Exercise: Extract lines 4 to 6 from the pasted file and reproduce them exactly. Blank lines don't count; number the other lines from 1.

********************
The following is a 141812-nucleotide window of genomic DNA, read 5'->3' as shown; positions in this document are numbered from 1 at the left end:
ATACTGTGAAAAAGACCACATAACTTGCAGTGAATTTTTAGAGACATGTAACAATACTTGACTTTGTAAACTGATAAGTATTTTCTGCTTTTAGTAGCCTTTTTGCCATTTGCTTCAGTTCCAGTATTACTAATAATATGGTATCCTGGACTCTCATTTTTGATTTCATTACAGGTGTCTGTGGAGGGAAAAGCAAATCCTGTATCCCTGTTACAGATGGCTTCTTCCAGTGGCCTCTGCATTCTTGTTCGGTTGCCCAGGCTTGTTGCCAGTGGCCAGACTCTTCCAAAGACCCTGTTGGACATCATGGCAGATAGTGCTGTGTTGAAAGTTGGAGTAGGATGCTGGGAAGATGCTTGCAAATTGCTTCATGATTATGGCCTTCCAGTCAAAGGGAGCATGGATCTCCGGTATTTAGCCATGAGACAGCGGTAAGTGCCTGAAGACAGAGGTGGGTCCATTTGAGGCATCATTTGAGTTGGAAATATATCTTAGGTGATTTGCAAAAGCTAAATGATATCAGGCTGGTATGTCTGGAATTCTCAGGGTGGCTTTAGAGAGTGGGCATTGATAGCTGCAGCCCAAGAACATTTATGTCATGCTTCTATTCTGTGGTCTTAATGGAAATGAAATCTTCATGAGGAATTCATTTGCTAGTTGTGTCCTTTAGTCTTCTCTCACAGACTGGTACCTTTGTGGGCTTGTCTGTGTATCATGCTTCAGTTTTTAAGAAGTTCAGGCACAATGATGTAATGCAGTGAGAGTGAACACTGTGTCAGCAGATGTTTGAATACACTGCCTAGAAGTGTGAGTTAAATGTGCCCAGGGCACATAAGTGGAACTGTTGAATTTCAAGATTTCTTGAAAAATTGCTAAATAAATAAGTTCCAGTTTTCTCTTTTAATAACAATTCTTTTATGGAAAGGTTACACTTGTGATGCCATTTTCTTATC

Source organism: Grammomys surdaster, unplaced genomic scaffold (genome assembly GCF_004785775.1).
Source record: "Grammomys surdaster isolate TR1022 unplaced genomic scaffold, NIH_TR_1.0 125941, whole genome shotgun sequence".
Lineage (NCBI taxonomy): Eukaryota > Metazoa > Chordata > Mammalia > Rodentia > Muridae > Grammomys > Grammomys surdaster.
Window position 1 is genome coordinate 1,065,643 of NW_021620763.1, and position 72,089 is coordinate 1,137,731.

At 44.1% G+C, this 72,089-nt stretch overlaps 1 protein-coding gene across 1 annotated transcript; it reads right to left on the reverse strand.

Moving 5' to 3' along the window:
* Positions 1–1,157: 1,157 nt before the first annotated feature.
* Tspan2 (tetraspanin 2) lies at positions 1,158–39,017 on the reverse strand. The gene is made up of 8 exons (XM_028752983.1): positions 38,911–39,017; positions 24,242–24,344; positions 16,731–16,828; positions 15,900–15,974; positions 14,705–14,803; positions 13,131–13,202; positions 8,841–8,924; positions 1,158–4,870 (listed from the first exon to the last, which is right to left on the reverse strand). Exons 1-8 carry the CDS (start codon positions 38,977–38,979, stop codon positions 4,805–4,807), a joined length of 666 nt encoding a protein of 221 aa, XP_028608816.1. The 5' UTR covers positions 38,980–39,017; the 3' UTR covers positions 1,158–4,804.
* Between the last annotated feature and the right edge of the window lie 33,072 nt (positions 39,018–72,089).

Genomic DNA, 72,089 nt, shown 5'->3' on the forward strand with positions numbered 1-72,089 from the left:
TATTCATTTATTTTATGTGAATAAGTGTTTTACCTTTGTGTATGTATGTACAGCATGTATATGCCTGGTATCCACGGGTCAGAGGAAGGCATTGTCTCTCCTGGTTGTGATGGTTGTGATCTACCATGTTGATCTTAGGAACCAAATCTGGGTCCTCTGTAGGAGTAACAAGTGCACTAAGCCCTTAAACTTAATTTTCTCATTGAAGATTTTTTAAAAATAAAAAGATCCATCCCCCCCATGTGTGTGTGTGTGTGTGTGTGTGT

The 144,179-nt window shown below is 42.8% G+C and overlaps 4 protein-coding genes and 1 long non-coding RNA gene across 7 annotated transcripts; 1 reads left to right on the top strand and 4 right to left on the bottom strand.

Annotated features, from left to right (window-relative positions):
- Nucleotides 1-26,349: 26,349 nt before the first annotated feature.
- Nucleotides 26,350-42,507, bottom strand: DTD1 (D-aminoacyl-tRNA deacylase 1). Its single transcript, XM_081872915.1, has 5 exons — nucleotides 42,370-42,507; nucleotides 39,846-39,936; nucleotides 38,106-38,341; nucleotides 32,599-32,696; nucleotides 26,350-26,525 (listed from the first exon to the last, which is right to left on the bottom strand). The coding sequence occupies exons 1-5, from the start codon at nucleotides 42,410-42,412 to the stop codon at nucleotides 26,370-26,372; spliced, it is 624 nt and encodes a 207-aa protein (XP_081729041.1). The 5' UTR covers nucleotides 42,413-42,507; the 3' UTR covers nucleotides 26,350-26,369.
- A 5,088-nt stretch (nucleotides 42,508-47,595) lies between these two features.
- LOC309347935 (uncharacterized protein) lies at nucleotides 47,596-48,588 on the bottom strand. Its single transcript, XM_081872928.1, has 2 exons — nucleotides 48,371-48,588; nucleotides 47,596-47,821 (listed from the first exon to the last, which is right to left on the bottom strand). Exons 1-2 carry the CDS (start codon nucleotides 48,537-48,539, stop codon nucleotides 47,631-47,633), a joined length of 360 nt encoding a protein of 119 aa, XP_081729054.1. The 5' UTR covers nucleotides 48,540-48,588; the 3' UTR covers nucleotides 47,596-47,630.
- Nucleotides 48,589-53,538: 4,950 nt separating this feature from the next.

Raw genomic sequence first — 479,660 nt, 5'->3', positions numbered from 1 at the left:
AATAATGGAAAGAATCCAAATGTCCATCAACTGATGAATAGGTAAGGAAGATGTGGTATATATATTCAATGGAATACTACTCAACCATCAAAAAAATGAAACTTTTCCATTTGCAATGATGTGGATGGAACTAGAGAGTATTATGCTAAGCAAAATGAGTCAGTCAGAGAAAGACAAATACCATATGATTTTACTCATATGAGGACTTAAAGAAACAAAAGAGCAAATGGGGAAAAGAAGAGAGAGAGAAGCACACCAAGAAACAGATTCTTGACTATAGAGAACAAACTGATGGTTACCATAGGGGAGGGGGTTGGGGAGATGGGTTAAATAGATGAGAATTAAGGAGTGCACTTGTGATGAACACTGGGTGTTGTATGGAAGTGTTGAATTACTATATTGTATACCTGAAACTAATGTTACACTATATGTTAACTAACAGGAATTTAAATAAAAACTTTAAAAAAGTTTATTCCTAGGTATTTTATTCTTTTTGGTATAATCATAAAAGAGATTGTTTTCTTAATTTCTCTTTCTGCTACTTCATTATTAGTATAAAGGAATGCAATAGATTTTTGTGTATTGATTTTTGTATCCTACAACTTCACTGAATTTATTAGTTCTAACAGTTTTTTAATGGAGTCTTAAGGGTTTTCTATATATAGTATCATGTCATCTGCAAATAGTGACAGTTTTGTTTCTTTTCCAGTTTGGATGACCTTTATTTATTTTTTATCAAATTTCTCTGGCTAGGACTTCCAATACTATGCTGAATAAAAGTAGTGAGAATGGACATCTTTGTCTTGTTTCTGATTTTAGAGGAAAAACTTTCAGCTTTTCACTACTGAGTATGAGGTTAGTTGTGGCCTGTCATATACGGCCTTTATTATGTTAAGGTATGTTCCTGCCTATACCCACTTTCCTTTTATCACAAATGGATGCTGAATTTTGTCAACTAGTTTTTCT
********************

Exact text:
Source record: "Grammomys surdaster isolate TR1022 unplaced genomic scaffold, NIH_TR_1.0 125941, whole genome shotgun sequence".
Lineage (NCBI taxonomy): Eukaryota > Metazoa > Chordata > Mammalia > Rodentia > Muridae > Grammomys > Grammomys surdaster.
Window position 1 is genome coordinate 1,065,643 of NW_021620763.1, and position 72,089 is coordinate 1,137,731.